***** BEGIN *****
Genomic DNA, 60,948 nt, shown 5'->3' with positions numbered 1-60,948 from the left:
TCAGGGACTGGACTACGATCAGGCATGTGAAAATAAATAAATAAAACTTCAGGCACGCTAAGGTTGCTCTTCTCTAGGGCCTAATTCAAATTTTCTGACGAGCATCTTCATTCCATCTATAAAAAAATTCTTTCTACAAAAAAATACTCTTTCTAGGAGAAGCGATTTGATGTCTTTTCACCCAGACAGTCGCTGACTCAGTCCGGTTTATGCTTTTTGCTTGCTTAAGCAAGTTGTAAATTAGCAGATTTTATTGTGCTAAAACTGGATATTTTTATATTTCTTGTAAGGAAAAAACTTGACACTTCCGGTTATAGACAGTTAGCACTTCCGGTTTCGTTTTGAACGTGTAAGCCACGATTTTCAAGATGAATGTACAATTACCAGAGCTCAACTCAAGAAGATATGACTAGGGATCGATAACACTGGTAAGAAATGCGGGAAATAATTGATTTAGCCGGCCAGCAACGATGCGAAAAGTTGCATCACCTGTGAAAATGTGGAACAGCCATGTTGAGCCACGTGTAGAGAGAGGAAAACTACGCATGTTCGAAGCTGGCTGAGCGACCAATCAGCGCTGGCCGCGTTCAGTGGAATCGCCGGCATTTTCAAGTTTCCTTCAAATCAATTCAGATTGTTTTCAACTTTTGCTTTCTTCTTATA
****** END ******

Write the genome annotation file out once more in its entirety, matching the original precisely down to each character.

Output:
Genomic DNA, 60,948 nt, shown 5'->3' with positions numbered 1-60,948 from the left:
TCAGGGACTGGACTACGATCAGGCATGTGAAAATAAATAAATAAAACTTCAGGCACGCTAAGGTTGCTCTTCTCTAGGGCCTAATTCAAATTTTCTGACGAGCATCTTCATTCCATCTATAAAAAAATTCTTTCTACAAAAAAATACTCTTTCTAGGAGAAGCGATTTGATGTCTTTTCACCCAGACAGTCGCTGACTCAGTCCGGTTTATGCTTTTTGCTTGCTTAAGCAAGTTGTAAATTAGCAGATTTTATTGTGCTAAAACTGGATATTTTTATATTTCTTGTAAGGAAAAAACTTGACACTTCCGGTTATAGACAGTTAGCACTTCCGGTTTCGTTTTGAACGTGTAAGCCACGATTTTCAAGATGAATGTACAATTACCAGAGCTCAACTCAAGAAGATATGACTAGGGATCGATAACACTGGTAAGAAATGCGGGAAATAATTGATTTAGCCGGCCAGCAACGATGCGAAAAGTTGCATCACCTGTGAAAATGTGGAACAGCCATGTTGAGCCACGTGTAGAGAGAGGAAAACTACGCATGTTCGAAGCTGGCTGAGCGACCAATCAGCGCTGGCCGCGTTCAGTGGAATCGCCGGCATTTTCAAGTTTCCTTCAAATCAATTCAGATTGTTTTCAACTTTTGCTTTCTTCTTATA